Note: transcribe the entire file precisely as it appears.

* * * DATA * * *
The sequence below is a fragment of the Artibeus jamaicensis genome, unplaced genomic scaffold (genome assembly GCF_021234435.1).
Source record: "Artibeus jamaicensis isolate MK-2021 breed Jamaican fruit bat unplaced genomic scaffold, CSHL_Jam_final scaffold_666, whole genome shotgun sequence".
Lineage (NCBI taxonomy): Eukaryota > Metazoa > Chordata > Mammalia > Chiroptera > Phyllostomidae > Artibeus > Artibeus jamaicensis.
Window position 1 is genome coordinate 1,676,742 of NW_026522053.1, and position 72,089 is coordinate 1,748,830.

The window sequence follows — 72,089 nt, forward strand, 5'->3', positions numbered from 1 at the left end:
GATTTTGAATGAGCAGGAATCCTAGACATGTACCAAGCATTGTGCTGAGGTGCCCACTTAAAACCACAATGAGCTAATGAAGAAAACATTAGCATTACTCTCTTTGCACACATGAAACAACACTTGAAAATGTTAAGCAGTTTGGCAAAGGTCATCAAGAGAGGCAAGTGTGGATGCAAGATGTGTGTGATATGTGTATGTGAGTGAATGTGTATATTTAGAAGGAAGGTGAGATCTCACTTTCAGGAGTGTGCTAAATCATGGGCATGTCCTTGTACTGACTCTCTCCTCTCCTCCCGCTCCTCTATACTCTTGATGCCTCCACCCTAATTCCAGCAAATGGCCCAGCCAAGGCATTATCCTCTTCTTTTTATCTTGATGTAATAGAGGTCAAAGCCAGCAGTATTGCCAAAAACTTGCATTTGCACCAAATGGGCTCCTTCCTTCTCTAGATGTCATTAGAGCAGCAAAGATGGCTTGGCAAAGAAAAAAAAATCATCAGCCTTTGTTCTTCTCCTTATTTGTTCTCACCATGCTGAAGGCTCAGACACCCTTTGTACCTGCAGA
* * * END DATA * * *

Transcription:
The sequence below is a fragment of the Artibeus jamaicensis genome, unplaced genomic scaffold (genome assembly GCF_021234435.1).
Source record: "Artibeus jamaicensis isolate MK-2021 breed Jamaican fruit bat unplaced genomic scaffold, CSHL_Jam_final scaffold_666, whole genome shotgun sequence".
Lineage (NCBI taxonomy): Eukaryota > Metazoa > Chordata > Mammalia > Chiroptera > Phyllostomidae > Artibeus > Artibeus jamaicensis.
Window position 1 is genome coordinate 1,676,742 of NW_026522053.1, and position 72,089 is coordinate 1,748,830.

The window sequence follows — 72,089 nt, forward strand, 5'->3', positions numbered from 1 at the left end:
GATTTTGAATGAGCAGGAATCCTAGACATGTACCAAGCATTGTGCTGAGGTGCCCACTTAAAACCACAATGAGCTAATGAAGAAAACATTAGCATTACTCTCTTTGCACACATGAAACAACACTTGAAAATGTTAAGCAGTTTGGCAAAGGTCATCAAGAGAGGCAAGTGTGGATGCAAGATGTGTGTGATATGTGTATGTGAGTGAATGTGTATATTTAGAAGGAAGGTGAGATCTCACTTTCAGGAGTGTGCTAAATCATGGGCATGTCCTTGTACTGACTCTCTCCTCTCCTCCCGCTCCTCTATACTCTTGATGCCTCCACCCTAATTCCAGCAAATGGCCCAGCCAAGGCATTATCCTCTTCTTTTTATCTTGATGTAATAGAGGTCAAAGCCAGCAGTATTGCCAAAAACTTGCATTTGCACCAAATGGGCTCCTTCCTTCTCTAGATGTCATTAGAGCAGCAAAGATGGCTTGGCAAAGAAAAAAAAATCATCAGCCTTTGTTCTTCTCCTTATTTGTTCTCACCATGCTGAAGGCTCAGACACCCTTTGTACCTGCAGA